• Hi, Deb.

      I think you are right. I think there are a lot more people out there who have CPM/EPM who don’t get diagnosed. I discussed that with my endocrinologist just a few days ago.

      The issue becomes that people might realize something is wrong, but if their hospital or doctor doesn’t do an MRI within a few weeks or a month, all the physical proof of the injury goes away.

      I really believe that there are more people out there with the injury that go undiagnosed.

      One thing you might want to check: you might have used all of your cognitive therapy sessions for a certain time period, but they tend to renew after a period of time. So, I used all of my therapy sessions last year, but at the start of the new year, my sessions renewed. Anyway, it’s just a thought.

      I know having this injury doesn’t give us a lot of answers, but I really think we can provide support to each other, and hopefully to people who develop it in the future.

      I know what it’s like, and I know it’s not easy. I haven’t faced the challenges for as long as you have Deb, and it’s a bit daunting when I think that this might be as good as it gets. I hope I have the fortitude and drive that you do after 3 years.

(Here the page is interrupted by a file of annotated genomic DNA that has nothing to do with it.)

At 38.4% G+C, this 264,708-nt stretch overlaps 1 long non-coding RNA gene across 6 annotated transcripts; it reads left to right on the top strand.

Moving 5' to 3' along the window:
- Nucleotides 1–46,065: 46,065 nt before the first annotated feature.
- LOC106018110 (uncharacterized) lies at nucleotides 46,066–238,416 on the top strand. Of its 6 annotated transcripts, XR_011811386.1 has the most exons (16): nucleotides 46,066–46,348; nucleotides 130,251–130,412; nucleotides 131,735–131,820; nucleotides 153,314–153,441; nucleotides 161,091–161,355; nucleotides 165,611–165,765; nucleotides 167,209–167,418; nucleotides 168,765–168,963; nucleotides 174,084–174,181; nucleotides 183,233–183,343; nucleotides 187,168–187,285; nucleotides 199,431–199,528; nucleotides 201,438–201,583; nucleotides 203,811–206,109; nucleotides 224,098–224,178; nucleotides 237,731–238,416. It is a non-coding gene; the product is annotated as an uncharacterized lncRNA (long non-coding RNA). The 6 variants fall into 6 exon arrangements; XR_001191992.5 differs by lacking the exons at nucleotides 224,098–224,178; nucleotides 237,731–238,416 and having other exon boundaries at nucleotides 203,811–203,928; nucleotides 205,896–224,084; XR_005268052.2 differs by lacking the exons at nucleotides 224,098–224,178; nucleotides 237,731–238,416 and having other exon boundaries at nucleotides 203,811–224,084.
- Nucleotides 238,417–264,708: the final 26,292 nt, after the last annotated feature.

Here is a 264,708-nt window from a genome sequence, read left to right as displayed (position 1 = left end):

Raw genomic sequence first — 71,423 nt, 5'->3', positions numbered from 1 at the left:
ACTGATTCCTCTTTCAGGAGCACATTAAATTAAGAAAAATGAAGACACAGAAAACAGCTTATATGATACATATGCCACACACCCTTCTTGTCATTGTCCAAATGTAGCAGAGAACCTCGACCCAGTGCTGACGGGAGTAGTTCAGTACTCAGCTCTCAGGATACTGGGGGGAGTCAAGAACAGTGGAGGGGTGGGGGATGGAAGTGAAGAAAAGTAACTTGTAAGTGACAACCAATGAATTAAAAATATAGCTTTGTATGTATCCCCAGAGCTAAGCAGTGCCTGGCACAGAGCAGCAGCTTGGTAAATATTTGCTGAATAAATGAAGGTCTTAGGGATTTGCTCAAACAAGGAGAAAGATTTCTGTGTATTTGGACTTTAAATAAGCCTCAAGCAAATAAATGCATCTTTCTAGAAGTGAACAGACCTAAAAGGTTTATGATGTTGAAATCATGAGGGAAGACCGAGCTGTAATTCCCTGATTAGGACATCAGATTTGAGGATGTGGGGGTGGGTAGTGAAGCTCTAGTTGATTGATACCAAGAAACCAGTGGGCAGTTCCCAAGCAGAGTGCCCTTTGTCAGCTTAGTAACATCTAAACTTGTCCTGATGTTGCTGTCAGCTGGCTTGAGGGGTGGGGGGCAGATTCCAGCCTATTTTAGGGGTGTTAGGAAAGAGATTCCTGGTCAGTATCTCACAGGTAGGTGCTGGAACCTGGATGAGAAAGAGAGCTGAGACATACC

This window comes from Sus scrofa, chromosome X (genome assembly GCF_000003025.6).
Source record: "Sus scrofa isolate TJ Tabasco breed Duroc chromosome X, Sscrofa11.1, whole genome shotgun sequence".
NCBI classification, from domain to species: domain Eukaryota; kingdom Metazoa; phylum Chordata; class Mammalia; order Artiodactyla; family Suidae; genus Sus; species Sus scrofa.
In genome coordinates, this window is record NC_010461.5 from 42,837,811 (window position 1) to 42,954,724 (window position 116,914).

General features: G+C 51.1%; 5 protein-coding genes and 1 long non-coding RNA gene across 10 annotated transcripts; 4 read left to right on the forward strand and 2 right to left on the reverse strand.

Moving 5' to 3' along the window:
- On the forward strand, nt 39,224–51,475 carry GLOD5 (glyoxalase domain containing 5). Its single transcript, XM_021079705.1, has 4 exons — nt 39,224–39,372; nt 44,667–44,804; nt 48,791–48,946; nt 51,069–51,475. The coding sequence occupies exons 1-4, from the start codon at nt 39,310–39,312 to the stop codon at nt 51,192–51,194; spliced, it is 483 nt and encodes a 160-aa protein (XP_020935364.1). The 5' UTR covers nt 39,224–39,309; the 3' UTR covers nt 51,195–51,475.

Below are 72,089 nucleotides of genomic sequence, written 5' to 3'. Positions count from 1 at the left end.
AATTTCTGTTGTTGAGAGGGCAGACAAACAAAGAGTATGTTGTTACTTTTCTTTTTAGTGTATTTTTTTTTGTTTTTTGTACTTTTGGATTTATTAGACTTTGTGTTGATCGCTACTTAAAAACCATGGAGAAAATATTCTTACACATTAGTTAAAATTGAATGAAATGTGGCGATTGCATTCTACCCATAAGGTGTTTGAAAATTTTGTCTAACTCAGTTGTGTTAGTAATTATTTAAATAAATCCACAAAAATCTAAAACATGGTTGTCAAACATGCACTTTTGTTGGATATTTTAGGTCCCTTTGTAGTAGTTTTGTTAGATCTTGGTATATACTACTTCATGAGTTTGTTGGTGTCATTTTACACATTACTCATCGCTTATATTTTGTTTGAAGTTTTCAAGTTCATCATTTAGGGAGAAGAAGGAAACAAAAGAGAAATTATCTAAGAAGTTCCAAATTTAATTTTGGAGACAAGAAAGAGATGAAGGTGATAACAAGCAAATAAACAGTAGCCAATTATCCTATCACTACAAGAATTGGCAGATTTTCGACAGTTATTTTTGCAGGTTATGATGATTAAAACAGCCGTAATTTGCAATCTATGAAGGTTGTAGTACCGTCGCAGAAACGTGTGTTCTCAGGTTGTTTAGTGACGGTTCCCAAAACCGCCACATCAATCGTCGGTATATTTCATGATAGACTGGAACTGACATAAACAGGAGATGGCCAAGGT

Thank you for posting your comments, and please continue to give me your feedback and provide your experience.

      Have a great night!

      • Hi, Deb.

        I hope you have a chance to read this. It’s probably something you already know, but I wanted to get it listed before I forget.

        I have found several medical references for people who have CPM/EPM and brain injuries in general to have “disinhibition’. I didn’t know exactly what that meant, but thankfully-Wiki does:

        Disinhibition is a term in psychology used to describe a lack of restraint manifested in several ways, including disregard for social conventions, impulsivity, and poor risk assessment. Disinhibition affects motor, instinctual, emotional, cognitive and perceptual aspects with signs and symptoms similar to the diagnostic criteria for mania.

        An individual experiencing disinhibition may not be able to disguise some of their emotional responses, sometimes at the expense of politeness, sensitivity, or social appropriateness.[citation needed] Individuals under the influence of alcohol, for example, exhibit disinhibition in view of the depressant effect of alcohol on the brain’s higher functioning.

        If that isn’t us, I don’t know what is….

        Hope that helps!